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Continued: An old-fashioned treatment worth its salt?

  • Article by: ALLIE SHAH , Star Tribune
  • Last update: October 24, 2013 - 5:58 PM

But Dr. Charlene McEvoy, another pulmonologist and head of the Asthma Center at HealthPartners, said there is a difference between sitting in a salt-covered room and ingesting a solution of salt and water directly.

She also cautioned that patients with conditions such as asthma should not replace their medications with salt therapy. “If by doing the salt therapy they couldn’t afford their medications, absolutely not. I have data on their inhalers. I know they help. Mortality for asthma has dropped significantly using our current medical treatment,” she said.

Davies acknowledged there’s a history of “people using [salt] as a homeopathic remedy,” and said he knew of no harm that could come from sitting in a room full of salt. Rather than a medical treatment, Davies said, he would put salt therapy in the same category as a spa treatment.

Maybe that’s a good comparison.

The last time Valerie Petit, another salt-therapy enthusiast, made a trip to the Salt Cave, she fell asleep. Petit said she goes to the cave mainly to unwind in the beach-like environment. “I don’t have any health issues,” she said. “I’m just doing it because it feels good.”

And even McEvoy said there could be value in asthma patients doing anything that allows them to relax and slow down their breathing.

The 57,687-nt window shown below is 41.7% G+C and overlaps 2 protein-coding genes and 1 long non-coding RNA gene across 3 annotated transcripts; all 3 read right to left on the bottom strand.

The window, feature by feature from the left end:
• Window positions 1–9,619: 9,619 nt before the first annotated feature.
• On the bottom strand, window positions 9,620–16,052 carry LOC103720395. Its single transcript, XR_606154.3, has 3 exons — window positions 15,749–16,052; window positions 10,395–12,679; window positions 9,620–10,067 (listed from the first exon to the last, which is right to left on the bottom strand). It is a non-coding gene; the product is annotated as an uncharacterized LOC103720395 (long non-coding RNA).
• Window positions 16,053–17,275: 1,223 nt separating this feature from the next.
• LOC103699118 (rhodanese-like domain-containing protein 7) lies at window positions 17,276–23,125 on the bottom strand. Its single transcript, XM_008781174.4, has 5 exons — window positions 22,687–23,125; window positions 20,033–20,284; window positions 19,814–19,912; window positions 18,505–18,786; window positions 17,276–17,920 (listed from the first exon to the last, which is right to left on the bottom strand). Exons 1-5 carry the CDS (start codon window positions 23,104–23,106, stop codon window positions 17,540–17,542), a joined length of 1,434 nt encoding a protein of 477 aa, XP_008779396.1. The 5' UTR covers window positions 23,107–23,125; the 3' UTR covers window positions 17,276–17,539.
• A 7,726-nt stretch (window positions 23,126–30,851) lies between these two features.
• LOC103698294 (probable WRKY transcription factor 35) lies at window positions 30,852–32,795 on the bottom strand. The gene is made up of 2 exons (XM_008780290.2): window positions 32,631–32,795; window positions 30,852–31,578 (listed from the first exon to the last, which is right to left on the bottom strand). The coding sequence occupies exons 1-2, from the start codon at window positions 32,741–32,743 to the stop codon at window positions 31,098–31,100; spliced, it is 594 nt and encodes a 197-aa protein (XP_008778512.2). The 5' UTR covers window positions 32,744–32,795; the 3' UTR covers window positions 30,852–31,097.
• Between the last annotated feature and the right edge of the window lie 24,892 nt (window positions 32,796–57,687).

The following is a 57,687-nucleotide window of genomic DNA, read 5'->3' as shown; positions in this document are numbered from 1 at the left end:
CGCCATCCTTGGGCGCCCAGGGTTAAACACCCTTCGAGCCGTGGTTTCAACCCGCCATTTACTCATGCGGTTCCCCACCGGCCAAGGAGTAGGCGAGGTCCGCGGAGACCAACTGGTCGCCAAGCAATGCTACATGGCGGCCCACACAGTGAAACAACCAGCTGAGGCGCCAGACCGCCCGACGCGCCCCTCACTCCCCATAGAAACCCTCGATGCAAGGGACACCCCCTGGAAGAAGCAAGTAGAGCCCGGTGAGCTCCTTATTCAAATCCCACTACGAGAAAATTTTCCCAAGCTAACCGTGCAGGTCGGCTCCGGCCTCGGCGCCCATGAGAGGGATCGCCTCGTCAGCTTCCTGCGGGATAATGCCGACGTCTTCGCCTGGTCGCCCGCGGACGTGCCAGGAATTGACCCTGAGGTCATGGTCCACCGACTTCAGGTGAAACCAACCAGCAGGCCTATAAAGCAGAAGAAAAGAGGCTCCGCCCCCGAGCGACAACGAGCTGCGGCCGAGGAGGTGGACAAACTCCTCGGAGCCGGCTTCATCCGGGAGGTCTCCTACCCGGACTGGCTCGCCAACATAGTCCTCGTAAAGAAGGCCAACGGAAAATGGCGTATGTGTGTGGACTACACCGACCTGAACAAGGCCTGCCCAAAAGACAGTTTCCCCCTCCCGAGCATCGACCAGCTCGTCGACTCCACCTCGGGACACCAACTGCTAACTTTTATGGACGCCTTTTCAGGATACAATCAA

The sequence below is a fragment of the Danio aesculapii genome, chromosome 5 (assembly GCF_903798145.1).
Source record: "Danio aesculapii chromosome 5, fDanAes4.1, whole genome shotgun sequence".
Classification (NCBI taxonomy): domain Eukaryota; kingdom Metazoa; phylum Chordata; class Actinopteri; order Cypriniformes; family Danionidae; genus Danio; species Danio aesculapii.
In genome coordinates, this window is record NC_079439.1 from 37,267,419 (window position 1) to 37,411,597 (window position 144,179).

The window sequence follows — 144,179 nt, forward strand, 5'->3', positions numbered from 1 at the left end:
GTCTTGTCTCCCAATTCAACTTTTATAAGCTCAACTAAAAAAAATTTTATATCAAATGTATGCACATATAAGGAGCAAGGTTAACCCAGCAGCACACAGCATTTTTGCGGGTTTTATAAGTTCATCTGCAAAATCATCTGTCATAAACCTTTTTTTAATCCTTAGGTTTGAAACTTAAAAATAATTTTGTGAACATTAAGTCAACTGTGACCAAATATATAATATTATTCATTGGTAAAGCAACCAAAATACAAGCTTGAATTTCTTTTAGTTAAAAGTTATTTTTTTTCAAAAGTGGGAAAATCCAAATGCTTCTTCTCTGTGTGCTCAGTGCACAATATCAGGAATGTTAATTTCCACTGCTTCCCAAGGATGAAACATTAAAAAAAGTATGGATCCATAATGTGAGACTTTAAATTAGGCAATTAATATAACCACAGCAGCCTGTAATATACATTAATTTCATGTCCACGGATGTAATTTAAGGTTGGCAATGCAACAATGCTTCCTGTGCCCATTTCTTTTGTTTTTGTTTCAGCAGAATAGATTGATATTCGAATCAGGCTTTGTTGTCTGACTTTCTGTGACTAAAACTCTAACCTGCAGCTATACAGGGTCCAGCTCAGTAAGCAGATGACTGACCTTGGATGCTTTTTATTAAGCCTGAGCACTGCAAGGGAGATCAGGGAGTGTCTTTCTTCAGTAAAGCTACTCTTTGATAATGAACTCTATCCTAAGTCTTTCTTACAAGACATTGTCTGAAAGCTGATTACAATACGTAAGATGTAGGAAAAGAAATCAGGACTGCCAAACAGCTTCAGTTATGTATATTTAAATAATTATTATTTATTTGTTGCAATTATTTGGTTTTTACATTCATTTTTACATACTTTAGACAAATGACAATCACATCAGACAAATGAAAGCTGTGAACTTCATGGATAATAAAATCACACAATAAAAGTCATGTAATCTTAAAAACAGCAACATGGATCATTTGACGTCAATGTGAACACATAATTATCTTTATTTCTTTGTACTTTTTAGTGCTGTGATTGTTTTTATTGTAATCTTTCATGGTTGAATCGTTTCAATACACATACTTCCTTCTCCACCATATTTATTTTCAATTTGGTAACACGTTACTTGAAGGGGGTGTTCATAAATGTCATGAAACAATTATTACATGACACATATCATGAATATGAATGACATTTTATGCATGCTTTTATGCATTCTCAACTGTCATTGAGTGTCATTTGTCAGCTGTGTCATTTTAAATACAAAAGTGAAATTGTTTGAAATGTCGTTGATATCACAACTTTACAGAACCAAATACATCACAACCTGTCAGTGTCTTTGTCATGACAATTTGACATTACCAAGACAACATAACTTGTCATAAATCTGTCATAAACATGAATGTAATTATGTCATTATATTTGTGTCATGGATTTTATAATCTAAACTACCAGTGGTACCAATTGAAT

Cost, perceived benefit

A 45-minute session of salt therapy costs $30. The cave also is used for groups doing yoga, meditation or story times for children. Terri Peterson, a pharmacist, leads a breathing class once a month inside the cave. She said her sinuses open up, an effect that can last for a few days.

Eric Christopher, a member of Peterson’s class, said he’s been to the cave more than eight times since first reading about salt therapy in an alternative health newspaper. He occasionally will take an antihistamine for his allergies, but he believes the breathing classes in the salt cave have helped. “I woke up having had a restful, deep sleep,” he said after a recent visit to the cave.

Christopher isn’t deterred by the lack of research on salt therapy.

“I let my own experience be my guide in that,” he said.

 

Allie Shah • 612-673-4488

 

  • related content

  • Participants in a “soul breathing” class relaxed in the Salt Cave in Minneapolis, where some patients have found relief from allergies, flu or asthma.

  • Scott Wertkin built the Salt Cave after his family’s visit to a Florida salt room had a dramatic effect on their son, who has asthma. Wertkin used 12,000 pounds of Himalayan salt to replicate a cave in a former chiropractic office.

  • If you Go

    What: The Salt Cave offers “salt therapy,” a growing natural health trend that involves breathing in salt-infused air to treat respiratory issues. The cave is actually a room covered in Himalayan salt with a generator that blows pharmaceutical-grade salt in the air. Individual sessions are available, as are yoga and meditation group sessions.

    Where: 4811 Nicollet Av. S., Mpls.

    Cost: $30 for a 45-minute session; multiple-session packages start at $75 for three sessions; private sessions for groups and monthly membership fees listed on website.

    Info: 612-567-2587 or www.saltcaveminnesota.com.

    Allie Shah

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